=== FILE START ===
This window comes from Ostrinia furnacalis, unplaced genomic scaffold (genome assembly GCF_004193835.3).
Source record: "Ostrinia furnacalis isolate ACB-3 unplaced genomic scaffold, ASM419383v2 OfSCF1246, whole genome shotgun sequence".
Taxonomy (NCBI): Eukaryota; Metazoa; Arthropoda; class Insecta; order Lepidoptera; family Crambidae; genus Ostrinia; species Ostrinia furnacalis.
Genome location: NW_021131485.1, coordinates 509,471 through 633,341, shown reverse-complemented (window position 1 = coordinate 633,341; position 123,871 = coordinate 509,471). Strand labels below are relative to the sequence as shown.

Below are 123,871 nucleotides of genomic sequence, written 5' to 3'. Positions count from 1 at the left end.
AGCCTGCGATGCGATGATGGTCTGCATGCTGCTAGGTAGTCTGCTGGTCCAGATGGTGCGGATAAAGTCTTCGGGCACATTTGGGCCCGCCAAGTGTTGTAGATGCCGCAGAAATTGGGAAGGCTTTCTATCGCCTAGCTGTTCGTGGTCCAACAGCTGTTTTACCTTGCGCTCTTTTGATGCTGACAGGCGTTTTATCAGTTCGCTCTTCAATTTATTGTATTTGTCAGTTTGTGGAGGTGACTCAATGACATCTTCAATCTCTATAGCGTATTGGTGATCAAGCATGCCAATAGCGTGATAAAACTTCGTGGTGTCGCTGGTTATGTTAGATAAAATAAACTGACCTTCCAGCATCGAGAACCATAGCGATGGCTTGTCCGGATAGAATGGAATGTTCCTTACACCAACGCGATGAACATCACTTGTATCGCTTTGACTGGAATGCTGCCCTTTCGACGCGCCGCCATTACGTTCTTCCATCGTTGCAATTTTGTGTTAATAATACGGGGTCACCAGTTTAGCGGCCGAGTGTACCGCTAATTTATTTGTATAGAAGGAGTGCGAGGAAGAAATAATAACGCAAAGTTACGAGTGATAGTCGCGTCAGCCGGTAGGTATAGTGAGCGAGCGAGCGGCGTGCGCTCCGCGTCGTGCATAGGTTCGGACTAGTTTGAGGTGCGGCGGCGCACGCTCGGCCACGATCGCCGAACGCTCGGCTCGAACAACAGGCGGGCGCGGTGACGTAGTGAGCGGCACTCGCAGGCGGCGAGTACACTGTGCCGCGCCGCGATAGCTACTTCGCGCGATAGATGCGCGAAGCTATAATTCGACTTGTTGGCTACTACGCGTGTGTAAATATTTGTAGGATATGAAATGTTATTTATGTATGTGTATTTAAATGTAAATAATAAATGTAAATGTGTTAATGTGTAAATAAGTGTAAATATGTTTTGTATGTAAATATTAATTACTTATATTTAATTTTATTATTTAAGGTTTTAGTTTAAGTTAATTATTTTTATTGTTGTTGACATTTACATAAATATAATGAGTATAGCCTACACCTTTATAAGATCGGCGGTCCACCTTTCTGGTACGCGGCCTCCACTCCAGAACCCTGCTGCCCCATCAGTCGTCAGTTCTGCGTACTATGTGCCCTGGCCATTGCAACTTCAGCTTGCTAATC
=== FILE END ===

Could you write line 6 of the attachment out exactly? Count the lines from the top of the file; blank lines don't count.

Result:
AGCCTGCGATGCGATGATGGTCTGCATGCTGCTAGGTAGTCTGCTGGTCCAGATGGTGCGGATAAAGTCTTCGGGCACATTTGGGCCCGCCAAGTGTTGTAGATGCCGCAGAAATTGGGAAGGCTTTCTATCGCCTAGCTGTTCGTGGTCCAACAGCTGTTTTACCTTGCGCTCTTTTGATGCTGACAGGCGTTTTATCAGTTCGCTCTTCAATTTATTGTATTTGTCAGTTTGTGGAGGTGACTCAATGACATCTTCAATCTCTATAGCGTATTGGTGATCAAGCATGCCAATAGCGTGATAAAACTTCGTGGTGTCGCTGGTTATGTTAGATAAAATAAACTGACCTTCCAGCATCGAGAACCATAGCGATGGCTTGTCCGGATAGAATGGAATGTTCCTTACACCAACGCGATGAACATCACTTGTATCGCTTTGACTGGAATGCTGCCCTTTCGACGCGCCGCCATTACGTTCTTCCATCGTTGCAATTTTGTGTTAATAATACGGGGTCACCAGTTTAGCGGCCGAGTGTACCGCTAATTTATTTGTATAGAAGGAGTGCGAGGAAGAAATAATAACGCAAAGTTACGAGTGATAGTCGCGTCAGCCGGTAGGTATAGTGAGCGAGCGAGCGGCGTGCGCTCCGCGTCGTGCATAGGTTCGGACTAGTTTGAGGTGCGGCGGCGCACGCTCGGCCACGATCGCCGAACGCTCGGCTCGAACAACAGGCGGGCGCGGTGACGTAGTGAGCGGCACTCGCAGGCGGCGAGTACACTGTGCCGCGCCGCGATAGCTACTTCGCGCGATAGATGCGCGAAGCTATAATTCGACTTGTTGGCTACTACGCGTGTGTAAATATTTGTAGGATATGAAATGTTATTTATGTATGTGTATTTAAATGTAAATAATAAATGTAAATGTGTTAATGTGTAAATAAGTGTAAATATGTTTTGTATGTAAATATTAATTACTTATATTTAATTTTATTATTTAAGGTTTTAGTTTAAGTTAATTATTTTTATTGTTGTTGACATTTACATAAATATAATGAGTATAGCCTACACCTTTATAAGATCGGCGGTCCACCTTTCTGGTACGCGGCCTCCACTCCAGAACCCTGCTGCCCCATCAGTCGTCAGTTCTGCGTACTATGTGCCCTGGCCATTGCAACTTCAGCTTGCTAATC